We partner with community organizations and grass roots voices across the country. Through technical assistance and strategic support, we strengthen our partners’ capacity for tactical and strategic innovation, organic leadership, narratives that work, and a deep and nuanced understanding of power as it actually operates in our current world.
Building and strengthening coalitions of grassroots groups — and uniting these coalitions to wield power — is a crucial component of our work. We work with these groups in shared projects that benefit from flexibility, accelerated learning, and radical experimentation.
The Fair Immigration Reform Movement (FIRM) is a network of 47 local and state immigrant rights groups in 35 states fighting to achieve an America that is a place of freedom for all. Launched in 2004, FIRM has played a pivotal role in the modern immigrant rights movement and today represents the largest coalition of grassroots immigrant rights groups in the country.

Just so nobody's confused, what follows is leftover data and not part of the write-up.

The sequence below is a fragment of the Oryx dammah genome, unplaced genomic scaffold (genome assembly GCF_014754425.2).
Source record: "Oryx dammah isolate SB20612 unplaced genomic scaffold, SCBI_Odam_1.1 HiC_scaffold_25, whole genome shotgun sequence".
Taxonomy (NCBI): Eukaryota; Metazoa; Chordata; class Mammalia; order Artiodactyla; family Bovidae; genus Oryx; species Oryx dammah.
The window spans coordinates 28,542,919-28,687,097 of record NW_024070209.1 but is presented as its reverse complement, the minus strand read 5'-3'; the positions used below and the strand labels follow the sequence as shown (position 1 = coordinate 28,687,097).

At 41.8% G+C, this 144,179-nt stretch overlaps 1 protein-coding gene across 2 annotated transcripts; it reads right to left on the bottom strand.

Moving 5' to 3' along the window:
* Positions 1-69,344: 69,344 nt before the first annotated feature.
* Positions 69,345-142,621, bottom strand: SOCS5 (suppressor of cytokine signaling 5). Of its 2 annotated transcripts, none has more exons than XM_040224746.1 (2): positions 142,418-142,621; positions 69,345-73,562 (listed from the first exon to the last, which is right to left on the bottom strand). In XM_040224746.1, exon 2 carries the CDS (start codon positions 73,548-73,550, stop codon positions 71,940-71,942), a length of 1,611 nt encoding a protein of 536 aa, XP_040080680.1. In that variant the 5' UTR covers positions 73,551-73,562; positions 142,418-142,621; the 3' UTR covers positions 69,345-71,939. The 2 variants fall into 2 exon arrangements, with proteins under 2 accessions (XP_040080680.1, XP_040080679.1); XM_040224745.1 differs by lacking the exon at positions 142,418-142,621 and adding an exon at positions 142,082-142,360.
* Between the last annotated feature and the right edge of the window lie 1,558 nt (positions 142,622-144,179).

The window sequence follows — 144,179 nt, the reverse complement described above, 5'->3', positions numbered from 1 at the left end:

The Black Freedom Collective (BFC) is a growing network of groups organizing Black communities in seven states and the District of Columbia. These organizations are fighting to transform the historical racial and economic structures that prevent Black people from thriving. Across the differences in the BFC’s organizations, campaigns, and membership, its members are united in a demand for significant and long-term investment in Black communities.
Resident organizing networks build the power of people impacted by the lack of affordable housing so that they can shape state housing and homeless policy. Community Change’s Housing Trust Fund Project pioneered a model of state resident organizing networks with partners in California and Washington. In both states, the model has delivered historic state level revenue and policy wins that expand housing opportunity for the most economically vulnerable..
Coalitions of grassroots groups bring together our partners to strategize and share best practices on campaigns related to key issues of economic justice, such as expanding access to affordable and high-quality child care; expanding anti-poverty programs; and exploring new policies to support people struggling to make ends meet.